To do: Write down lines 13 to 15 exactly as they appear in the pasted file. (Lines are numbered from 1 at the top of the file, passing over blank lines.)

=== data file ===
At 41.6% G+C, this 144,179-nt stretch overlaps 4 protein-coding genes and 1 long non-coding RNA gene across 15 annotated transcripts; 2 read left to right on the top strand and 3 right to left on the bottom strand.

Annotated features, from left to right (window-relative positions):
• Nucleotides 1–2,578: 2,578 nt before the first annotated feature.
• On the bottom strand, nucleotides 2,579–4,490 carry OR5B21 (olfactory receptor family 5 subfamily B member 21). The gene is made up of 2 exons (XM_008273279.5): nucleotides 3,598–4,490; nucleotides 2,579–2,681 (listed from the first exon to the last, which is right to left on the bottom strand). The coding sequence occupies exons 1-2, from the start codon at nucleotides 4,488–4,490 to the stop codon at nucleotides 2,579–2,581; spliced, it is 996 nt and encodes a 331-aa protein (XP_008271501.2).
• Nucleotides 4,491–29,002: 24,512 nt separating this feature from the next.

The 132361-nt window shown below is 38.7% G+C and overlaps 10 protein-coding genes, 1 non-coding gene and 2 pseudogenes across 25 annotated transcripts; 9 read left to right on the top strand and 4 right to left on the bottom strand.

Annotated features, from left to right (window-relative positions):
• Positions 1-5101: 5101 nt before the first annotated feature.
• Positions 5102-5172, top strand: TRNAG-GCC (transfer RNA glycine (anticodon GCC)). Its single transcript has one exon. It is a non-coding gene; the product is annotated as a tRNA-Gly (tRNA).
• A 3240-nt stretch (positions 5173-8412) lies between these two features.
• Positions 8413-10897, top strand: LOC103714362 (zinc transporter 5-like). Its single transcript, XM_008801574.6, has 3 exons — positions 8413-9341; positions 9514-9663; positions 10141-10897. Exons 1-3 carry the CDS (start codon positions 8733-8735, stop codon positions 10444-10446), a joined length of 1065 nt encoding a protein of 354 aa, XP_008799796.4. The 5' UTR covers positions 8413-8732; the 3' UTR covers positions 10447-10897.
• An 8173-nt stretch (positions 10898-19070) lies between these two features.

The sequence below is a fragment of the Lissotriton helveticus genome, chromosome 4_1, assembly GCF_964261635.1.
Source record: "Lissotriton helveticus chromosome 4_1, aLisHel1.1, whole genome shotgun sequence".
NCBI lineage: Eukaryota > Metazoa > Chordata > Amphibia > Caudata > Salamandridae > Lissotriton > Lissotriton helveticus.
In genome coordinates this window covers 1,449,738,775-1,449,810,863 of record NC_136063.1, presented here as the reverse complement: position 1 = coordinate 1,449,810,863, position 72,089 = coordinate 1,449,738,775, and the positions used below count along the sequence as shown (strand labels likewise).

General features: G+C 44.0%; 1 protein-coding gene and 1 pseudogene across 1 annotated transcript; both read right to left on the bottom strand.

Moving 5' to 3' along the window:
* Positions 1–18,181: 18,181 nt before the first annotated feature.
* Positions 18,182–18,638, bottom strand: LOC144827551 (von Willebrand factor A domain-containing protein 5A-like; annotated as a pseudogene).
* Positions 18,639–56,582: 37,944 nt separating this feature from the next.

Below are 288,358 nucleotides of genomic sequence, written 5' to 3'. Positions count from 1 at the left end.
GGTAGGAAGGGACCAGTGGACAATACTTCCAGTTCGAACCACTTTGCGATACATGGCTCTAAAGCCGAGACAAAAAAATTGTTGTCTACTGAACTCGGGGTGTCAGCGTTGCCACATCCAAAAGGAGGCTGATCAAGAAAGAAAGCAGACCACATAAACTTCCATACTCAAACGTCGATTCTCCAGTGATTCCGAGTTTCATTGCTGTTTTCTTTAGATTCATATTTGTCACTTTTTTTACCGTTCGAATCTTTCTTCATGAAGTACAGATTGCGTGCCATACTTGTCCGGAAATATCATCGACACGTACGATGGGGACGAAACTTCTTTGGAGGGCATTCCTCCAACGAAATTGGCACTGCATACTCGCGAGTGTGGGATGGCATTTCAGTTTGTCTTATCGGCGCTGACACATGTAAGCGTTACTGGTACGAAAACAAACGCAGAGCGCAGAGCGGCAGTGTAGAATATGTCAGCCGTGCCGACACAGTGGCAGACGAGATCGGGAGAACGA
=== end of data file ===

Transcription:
The sequence below is a fragment of the Lissotriton helveticus genome, chromosome 4_1, assembly GCF_964261635.1.
Source record: "Lissotriton helveticus chromosome 4_1, aLisHel1.1, whole genome shotgun sequence".
NCBI lineage: Eukaryota > Metazoa > Chordata > Amphibia > Caudata > Salamandridae > Lissotriton > Lissotriton helveticus.